Refinitiv’s latest white paper drills down into the critical area of sanctions inflation, explaining what it is and how it impacts compliance teams, before outlining some best practice considerations for institutions.
- As with the Russian invasion of Ukraine, states use sanctions as the primary tool to deter, punish or condemn certain actions by other countries or persons beyond the reach of their law enforcement authorities.
- Sanctions inflation costs are high – both to society and to institutions directly. Refinitiv’s new Global Sanctions Index (GSI) explains.
- As the number and complexity of sanctions regimes have proliferated, the importance of having a formal design mindset to screening has become even more important.
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Global sanctions inflation
Sanctions have become a key consideration in international relations. Moreover, they are more numerous, diverse and complex than ever before. Despite this, there has been no systematic quantitative measurement of how sanctions grow over time – until now.
Refinitiv has developed an innovative index to track sanctions inflation across the globe – the Global Sanctions Index (GSI).
Key metrics revealed by the GSI include:
- Annual sanctions inflation stands at 10.7 percent as of April 2022.
- Over 47,000 individuals and entities are now sanctioned globally.
- Since January 2017, the number of sanctioned persons has increased by 255 percent.
Turning to the current sanctions on Russia, the paper highlights that, although the volume of sanctions update activity was significant – there were over 15,000 updates in March and over 9,000 in April 2022 alone – the total number of de-duplicated sanctions over the period grew at a modest pace.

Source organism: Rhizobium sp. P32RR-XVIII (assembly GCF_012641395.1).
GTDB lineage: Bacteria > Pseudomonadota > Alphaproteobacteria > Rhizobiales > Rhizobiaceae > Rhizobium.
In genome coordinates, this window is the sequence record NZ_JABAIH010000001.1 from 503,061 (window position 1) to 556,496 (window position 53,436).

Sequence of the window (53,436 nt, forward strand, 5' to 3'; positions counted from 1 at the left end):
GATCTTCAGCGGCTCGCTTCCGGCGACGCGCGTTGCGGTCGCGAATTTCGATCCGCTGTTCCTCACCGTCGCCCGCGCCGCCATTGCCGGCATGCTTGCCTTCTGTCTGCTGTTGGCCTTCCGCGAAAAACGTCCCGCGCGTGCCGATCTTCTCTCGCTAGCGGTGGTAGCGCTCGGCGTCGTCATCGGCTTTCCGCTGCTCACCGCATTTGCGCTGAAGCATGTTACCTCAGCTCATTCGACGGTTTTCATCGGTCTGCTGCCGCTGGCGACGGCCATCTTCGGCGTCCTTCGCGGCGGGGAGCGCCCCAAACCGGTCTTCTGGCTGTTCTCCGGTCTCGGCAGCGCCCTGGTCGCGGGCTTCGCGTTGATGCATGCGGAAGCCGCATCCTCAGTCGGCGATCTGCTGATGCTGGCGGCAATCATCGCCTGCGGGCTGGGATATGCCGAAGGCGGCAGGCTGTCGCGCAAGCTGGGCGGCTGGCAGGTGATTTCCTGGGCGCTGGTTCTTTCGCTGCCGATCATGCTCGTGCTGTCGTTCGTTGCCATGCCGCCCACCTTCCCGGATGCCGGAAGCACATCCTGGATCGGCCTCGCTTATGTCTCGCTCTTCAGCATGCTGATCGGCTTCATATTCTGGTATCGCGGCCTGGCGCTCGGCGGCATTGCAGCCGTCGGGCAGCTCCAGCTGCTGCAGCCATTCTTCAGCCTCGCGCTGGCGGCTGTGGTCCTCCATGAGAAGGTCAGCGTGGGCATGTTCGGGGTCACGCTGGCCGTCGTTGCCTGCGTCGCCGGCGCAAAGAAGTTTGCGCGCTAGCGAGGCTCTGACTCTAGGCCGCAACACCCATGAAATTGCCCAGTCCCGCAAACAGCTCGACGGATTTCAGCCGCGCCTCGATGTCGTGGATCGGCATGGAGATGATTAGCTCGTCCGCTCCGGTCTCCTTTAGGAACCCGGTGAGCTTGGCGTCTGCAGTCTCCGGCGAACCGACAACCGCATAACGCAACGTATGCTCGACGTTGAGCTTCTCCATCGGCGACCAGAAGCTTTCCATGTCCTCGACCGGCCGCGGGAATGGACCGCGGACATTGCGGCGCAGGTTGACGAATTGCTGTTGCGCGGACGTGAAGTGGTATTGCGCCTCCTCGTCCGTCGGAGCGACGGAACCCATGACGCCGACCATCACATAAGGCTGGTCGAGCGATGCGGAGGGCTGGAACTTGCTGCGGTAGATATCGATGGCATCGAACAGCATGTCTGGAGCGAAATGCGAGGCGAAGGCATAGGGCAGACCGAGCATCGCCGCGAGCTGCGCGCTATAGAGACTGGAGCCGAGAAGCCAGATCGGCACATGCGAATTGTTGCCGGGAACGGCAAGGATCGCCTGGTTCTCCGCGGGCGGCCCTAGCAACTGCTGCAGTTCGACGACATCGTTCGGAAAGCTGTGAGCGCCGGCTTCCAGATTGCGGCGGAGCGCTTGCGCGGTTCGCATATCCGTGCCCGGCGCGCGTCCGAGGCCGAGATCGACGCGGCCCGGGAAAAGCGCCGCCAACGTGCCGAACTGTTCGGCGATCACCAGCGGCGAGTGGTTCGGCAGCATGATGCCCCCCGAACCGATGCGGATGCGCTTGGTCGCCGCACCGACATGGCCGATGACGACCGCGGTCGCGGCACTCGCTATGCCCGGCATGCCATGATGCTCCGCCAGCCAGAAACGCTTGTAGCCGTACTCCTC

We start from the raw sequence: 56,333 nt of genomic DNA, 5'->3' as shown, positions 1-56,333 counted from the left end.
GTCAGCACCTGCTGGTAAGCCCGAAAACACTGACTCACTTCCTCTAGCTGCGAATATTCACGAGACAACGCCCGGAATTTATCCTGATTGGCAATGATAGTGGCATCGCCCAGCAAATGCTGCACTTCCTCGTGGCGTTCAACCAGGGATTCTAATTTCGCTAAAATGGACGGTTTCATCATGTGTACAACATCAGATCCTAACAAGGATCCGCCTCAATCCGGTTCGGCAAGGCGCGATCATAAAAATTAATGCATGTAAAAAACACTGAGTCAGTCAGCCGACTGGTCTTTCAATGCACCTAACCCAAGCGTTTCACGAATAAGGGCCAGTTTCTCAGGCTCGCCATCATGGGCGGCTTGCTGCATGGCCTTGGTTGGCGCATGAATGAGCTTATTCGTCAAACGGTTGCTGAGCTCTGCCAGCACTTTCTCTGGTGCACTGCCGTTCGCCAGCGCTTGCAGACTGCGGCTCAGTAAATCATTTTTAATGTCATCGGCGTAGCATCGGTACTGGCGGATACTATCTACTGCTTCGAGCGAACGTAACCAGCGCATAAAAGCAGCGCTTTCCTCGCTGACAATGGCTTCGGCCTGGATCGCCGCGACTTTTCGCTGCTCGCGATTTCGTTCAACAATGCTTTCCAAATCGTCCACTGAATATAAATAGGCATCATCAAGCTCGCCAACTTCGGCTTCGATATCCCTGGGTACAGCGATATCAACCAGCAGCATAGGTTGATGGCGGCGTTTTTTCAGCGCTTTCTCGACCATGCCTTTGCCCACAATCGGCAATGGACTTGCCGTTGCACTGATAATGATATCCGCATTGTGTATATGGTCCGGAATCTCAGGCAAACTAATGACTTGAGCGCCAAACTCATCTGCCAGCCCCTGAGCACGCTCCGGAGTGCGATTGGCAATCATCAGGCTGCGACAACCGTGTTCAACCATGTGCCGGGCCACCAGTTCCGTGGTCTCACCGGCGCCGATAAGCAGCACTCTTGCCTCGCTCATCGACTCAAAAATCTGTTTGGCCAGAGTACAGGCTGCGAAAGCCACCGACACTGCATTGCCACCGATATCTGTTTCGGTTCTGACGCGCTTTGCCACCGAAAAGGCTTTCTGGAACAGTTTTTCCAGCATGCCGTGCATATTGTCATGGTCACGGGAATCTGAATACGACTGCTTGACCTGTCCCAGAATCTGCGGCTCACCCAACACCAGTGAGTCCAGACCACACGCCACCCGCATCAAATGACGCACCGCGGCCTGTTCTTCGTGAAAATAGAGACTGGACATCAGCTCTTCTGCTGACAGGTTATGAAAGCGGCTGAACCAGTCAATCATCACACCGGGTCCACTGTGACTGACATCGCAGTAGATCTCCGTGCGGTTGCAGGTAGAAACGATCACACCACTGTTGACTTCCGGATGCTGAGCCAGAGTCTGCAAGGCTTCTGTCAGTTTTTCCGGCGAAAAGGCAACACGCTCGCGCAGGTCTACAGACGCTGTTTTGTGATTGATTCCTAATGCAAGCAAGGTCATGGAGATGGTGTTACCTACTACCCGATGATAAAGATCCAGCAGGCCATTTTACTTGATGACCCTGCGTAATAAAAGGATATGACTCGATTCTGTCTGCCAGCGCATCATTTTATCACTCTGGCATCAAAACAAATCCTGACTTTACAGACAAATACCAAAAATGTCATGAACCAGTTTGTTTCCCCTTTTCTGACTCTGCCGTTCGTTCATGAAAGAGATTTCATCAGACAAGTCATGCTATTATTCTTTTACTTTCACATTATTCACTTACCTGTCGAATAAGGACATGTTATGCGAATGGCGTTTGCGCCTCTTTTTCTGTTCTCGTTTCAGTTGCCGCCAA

While this may seem counter-intuitive, the explanation is that a unique person might be sanctioned multiple times, quite possibly at different times by different sanctioning bodies.
For example, a person may be sanctioned by the United States on one day, by the EU the following week, and by Japan and Australia the week after.
On a de-duplicated basis, a scenario such as this still only adds a single additional sanctioned person to the total, despite the fact that the waves of sanctioning activity will trigger repeated work and alerts for compliance teams.
Who is sanctioned and by whom has an additional impact.
Sanctions imposed over the invasion of Ukraine have targeted Russia’s wealthiest and most powerful people, the Central Bank, large banks and more. Given the size of the Russian economy, and its centrality to commodity exports in particular, these sanctions have an enormous impact.
The key takeaway here is that the volume of new sanctions does not have to be at unprecedented levels for the consequences to be significant.
Moreover, static data alone does not adequately reflect the many practical challenges that stem from sanctions inflation. For example, a sanctioning body will typically announce multiple, even dozens of names for each additional sanctioned individual.
Why sanctions inflation matters
Sanctions inflation carries some significant consequences for the compliance profession in particular, but the knock-on effects impact the entire organisation, and even society as a whole.